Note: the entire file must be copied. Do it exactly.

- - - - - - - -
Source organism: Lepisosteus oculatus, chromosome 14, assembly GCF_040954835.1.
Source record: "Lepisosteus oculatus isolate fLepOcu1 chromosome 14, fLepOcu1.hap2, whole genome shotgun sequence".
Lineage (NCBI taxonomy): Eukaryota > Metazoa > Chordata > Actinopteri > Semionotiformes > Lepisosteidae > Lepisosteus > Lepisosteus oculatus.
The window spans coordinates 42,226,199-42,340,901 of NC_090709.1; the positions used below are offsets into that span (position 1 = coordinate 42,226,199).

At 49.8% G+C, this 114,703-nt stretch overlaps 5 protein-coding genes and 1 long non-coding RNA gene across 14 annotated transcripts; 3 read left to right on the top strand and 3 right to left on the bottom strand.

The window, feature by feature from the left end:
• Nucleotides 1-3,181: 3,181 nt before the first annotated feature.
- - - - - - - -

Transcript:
Source organism: Lepisosteus oculatus, chromosome 14, assembly GCF_040954835.1.
Source record: "Lepisosteus oculatus isolate fLepOcu1 chromosome 14, fLepOcu1.hap2, whole genome shotgun sequence".
Lineage (NCBI taxonomy): Eukaryota > Metazoa > Chordata > Actinopteri > Semionotiformes > Lepisosteidae > Lepisosteus > Lepisosteus oculatus.
The window spans coordinates 42,226,199-42,340,901 of NC_090709.1; the positions used below are offsets into that span (position 1 = coordinate 42,226,199).

At 49.8% G+C, this 114,703-nt stretch overlaps 5 protein-coding genes and 1 long non-coding RNA gene across 14 annotated transcripts; 3 read left to right on the top strand and 3 right to left on the bottom strand.

The window, feature by feature from the left end:
• Nucleotides 1-3,181: 3,181 nt before the first annotated feature.